My Jewish grandsons went on Easter egg hunt

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My son-in-law isn’t Jewish. My daughter and he took their 2- and 4-year-old sons to a huge Easter egg hunt this year. It’s the first time they’ve done that and it really upset me. I’m sure my daughter knows this bothered me. I haven’t said anything because they say they are raising the boys Jewish and I don’t want to jeopardize that. I’m so upset. What should I do? I want to remain close to my daughter but I feel like this is just the first step in a downhill process away from Judaism. — Distraught Grandmother

Dear Distraught: I’m sorry this has hit you so hard. Let’s see if we can cut this down to a manageable size. You are close to your daughter and you believe she knows you are upset. The best thing to do is to have an honest conversation with her that’s not colored by negativity that will put her off.

Let’s begin by taking a look at your fears. You’re worried that the egg hunt is the first step in a loss of Judaism for your grandsons. I can assure you that participating in an egg hunt, no matter how magnificent, will not dampen your grandsons’ Jewish identity. No, it is not a Jewish activity. But even if this becomes an annual event, remember that it really is just one day. If your daughter and son-in-law are raising the boys with Jewish holidays and lifecycle events, they will absorb a Jewish way of life that one day of chocolate eggs can’t destroy.

But it sounds to me like you feel that taking the kids to the Easter celebration was symbolic of much more. You feel it’s a signal that the Jewishness of your family is beginning to slip away before the dominant Christian culture. First Easter eggs, then Christmas, then Jesus and pop! the kids aren’t Jewish any more. While the presence of American Christian culture can feel overwhelming, I invite you to think in terms not of eliminating the external culture but of building up the Jewish traditions and knowledge in your grandsons’ environment. Obviously you can’t do that yourself, but you can help your daughter’s family to the extent that they want your participation.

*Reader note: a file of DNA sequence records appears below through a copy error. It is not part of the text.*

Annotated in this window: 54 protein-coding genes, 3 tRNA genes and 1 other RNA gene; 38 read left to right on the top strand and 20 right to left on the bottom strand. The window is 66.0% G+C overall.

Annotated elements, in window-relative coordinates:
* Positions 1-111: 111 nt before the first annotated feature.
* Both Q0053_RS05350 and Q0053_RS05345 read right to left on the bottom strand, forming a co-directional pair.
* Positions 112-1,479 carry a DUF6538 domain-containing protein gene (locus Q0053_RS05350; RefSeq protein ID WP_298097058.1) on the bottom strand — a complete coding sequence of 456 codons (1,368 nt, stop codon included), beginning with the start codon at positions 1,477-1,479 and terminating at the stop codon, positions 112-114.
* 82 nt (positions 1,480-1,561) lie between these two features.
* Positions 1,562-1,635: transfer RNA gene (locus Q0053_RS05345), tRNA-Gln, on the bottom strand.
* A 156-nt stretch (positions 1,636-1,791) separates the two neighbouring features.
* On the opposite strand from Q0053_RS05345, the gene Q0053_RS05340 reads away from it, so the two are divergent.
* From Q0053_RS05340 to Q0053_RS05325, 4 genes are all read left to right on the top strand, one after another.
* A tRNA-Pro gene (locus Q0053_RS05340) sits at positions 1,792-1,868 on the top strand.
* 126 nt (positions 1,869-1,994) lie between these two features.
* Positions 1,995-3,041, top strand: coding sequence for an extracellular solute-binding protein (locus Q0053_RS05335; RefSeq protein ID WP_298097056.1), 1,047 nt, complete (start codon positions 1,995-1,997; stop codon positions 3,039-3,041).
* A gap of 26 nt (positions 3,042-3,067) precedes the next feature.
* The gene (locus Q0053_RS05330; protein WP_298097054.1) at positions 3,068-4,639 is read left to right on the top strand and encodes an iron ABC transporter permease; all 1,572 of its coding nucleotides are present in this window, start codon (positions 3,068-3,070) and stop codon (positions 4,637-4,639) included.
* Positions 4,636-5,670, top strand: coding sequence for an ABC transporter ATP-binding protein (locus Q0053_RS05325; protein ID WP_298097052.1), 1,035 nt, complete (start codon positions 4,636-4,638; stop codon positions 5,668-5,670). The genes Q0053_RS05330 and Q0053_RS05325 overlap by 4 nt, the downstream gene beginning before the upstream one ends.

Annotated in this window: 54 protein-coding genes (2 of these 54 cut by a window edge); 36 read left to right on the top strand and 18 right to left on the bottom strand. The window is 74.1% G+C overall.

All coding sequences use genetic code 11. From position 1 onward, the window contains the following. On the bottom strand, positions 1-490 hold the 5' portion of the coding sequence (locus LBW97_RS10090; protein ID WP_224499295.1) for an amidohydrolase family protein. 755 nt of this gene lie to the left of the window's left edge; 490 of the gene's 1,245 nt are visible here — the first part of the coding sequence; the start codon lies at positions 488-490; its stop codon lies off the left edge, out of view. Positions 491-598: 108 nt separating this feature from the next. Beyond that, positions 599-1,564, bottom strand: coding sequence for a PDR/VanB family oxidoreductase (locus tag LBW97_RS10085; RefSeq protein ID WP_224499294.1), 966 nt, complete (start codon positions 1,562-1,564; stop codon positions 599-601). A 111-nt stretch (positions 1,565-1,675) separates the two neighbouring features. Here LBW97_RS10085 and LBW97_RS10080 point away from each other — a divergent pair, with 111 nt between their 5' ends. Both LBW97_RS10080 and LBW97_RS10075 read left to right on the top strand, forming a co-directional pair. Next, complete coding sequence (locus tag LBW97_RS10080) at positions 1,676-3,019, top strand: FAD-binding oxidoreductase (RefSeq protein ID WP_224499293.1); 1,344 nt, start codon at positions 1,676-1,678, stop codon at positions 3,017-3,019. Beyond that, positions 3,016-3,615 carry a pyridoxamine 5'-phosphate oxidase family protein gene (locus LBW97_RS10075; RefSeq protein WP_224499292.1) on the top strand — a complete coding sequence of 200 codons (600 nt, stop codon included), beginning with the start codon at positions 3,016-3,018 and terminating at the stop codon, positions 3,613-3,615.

You need to find out how your daughter and son-in-law define “raising the boys Jewish.” Do they intend to observe Shabbat each week? Do they celebrate the Jewish holidays? Will they join a synagogue? Will the boys go to Hebrew school? Will they have bar mitzvahs?

If you knew what the big-picture plan was, you’d be able to weather the non-Jewish activities more easily. You could look at the long-term Jewish living plan versus the chocolate bunny of today. It sounds like your daughter and son-in-law may not yet have a plan, at least not an articulated one. You’ll be doing them a favor if you can bring this up in a way that is gentle and supportive of their parenting.

You know best whether it would be more comfortable for them if you had a mother-daughter talk or if you should sit down with both your daughter and her husband. Decide which format is best for them and make a date for a visit. You may want to let them know what you want to discuss. If that feels too intense, just bring it up in a casual and gentle way.

Here’s how you could address things: “I was surprised that you took the boys to the Easter egg hunt and it made me aware that I am not really clear on how you two are thinking about the process of raising the boys Jewish. I’d like to be helpful if I can, but I also want to respect your choices. Could you explain to me what you’re planning and could you tell me if there are ways I can help?”

Some things you could offer are:

• Having the family over for Shabbat dinners

•Taking the boys to Tot Shabbat services or other Jewish activities such as a Purim carnival

• Signing up your grandsons for the PJ Library program

• Giving them Jewish toys, books or videos

• Reading to them and telling them family stories

I know many Jewish daughters who love having their mothers’ support. Open the conversation with love and she will respond to you.

Dawn Kepler
Dawn Kepler

Dawn Kepler leads Building Jewish Bridges, a program that embraces Bay Area interfaith families. “Mixed & Matched” offers advice for Jews in interfaith relationships and families. Send letters to [email protected].